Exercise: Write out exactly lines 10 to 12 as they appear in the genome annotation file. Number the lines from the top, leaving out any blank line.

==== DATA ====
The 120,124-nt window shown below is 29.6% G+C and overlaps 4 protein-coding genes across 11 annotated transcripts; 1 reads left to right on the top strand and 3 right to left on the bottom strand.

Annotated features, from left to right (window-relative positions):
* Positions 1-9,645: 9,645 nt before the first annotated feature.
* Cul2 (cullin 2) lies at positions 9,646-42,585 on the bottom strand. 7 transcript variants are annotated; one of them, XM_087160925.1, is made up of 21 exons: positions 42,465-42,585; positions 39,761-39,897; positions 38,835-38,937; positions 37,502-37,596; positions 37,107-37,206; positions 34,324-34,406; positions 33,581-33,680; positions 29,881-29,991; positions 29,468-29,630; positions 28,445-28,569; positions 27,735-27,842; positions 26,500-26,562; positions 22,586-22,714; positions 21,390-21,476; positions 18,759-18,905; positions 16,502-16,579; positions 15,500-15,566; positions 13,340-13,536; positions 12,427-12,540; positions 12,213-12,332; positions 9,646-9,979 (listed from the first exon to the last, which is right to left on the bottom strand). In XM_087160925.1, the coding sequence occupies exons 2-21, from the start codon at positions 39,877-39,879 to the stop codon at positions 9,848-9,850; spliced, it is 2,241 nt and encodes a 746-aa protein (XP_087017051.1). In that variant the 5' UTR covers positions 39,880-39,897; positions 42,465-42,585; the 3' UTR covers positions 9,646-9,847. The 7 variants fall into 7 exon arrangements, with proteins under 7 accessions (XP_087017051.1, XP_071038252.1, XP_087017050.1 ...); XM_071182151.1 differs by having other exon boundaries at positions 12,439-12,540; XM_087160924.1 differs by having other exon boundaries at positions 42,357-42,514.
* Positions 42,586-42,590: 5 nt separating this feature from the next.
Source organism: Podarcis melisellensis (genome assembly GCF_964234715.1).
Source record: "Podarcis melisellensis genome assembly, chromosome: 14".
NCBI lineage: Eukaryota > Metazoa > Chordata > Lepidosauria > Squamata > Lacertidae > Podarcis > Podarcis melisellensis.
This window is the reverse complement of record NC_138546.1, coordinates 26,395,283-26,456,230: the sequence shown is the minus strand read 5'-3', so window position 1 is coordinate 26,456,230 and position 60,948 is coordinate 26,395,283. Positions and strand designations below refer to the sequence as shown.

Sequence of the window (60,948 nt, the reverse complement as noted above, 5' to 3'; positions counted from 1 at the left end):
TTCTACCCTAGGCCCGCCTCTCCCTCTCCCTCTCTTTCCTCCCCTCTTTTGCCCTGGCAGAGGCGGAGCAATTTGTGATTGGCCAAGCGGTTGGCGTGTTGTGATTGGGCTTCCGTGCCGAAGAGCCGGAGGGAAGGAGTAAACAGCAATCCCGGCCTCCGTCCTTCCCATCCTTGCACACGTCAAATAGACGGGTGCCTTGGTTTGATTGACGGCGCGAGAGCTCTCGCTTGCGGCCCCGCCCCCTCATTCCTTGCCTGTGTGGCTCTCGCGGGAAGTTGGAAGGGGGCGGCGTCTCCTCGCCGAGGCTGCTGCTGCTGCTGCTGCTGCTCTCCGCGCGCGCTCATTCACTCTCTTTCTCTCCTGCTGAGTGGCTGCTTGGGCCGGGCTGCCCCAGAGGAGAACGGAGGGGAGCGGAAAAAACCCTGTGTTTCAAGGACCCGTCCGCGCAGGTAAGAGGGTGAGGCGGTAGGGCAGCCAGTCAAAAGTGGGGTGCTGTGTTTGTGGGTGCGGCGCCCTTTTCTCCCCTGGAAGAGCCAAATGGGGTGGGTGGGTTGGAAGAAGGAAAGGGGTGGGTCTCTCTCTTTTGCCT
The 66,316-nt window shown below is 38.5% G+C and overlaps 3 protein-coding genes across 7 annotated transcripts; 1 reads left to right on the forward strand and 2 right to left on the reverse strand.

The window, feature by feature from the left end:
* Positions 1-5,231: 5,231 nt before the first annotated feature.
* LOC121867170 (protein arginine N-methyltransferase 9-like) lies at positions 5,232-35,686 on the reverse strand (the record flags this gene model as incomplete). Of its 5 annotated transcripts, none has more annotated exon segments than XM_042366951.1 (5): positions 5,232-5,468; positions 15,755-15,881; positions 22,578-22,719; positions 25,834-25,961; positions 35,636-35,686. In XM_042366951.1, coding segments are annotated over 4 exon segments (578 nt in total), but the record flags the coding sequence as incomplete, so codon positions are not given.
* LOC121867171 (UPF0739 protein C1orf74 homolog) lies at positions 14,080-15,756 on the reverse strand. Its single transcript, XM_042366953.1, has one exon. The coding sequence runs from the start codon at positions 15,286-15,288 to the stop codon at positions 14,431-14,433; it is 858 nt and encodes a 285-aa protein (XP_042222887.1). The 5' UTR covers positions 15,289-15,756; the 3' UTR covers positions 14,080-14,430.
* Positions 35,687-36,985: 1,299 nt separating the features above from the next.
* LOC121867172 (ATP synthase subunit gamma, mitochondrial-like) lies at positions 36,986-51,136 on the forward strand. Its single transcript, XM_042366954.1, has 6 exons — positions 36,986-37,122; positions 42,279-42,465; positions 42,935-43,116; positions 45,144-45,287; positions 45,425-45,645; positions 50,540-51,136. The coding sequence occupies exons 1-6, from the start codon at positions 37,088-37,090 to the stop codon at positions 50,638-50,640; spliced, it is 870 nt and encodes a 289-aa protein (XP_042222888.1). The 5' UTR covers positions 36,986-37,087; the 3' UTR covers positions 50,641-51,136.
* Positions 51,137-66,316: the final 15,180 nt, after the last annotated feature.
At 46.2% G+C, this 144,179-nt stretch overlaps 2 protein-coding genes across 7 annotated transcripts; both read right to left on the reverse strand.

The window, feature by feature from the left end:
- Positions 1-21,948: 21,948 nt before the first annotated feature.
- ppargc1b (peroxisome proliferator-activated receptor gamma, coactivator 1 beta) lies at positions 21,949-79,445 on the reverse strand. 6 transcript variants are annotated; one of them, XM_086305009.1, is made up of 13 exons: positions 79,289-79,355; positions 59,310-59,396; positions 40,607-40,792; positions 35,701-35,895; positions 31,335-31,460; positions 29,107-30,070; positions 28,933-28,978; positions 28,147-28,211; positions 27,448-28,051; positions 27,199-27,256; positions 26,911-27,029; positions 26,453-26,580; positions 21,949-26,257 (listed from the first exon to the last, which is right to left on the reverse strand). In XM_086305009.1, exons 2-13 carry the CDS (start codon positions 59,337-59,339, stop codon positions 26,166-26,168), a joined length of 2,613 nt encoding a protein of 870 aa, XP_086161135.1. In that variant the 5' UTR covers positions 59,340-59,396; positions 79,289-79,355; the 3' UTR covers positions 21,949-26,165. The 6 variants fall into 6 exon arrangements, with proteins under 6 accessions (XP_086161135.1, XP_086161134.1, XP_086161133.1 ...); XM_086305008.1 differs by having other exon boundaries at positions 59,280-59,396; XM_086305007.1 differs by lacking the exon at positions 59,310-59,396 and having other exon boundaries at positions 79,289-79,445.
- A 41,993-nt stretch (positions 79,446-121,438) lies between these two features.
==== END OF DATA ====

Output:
Sequence of the window (60,948 nt, the reverse complement as noted above, 5' to 3'; positions counted from 1 at the left end):
TTCTACCCTAGGCCCGCCTCTCCCTCTCCCTCTCTTTCCTCCCCTCTTTTGCCCTGGCAGAGGCGGAGCAATTTGTGATTGGCCAAGCGGTTGGCGTGTTGTGATTGGGCTTCCGTGCCGAAGAGCCGGAGGGAAGGAGTAAACAGCAATCCCGGCCTCCGTCCTTCCCATCCTTGCACACGTCAAATAGACGGGTGCCTTGGTTTGATTGACGGCGCGAGAGCTCTCGCTTGCGGCCCCGCCCCCTCATTCCTTGCCTGTGTGGCTCTCGCGGGAAGTTGGAAGGGGGCGGCGTCTCCTCGCCGAGGCTGCTGCTGCTGCTGCTGCTGCTCTCCGCGCGCGCTCATTCACTCTCTTTCTCTCCTGCTGAGTGGCTGCTTGGGCCGGGCTGCCCCAGAGGAGAACGGAGGGGAGCGGAAAAAACCCTGTGTTTCAAGGACCCGTCCGCGCAGGTAAGAGGGTGAGGCGGTAGGGCAGCCAGTCAAAAGTGGGGTGCTGTGTTTGTGGGTGCGGCGCCCTTTTCTCCCCTGGAAGAGCCAAATGGGGTGGGTGGGTTGGAAGAAGGAAAGGGGTGGGTCTCTCTCTTTTGCCT
The 66,316-nt window shown below is 38.5% G+C and overlaps 3 protein-coding genes across 7 annotated transcripts; 1 reads left to right on the forward strand and 2 right to left on the reverse strand.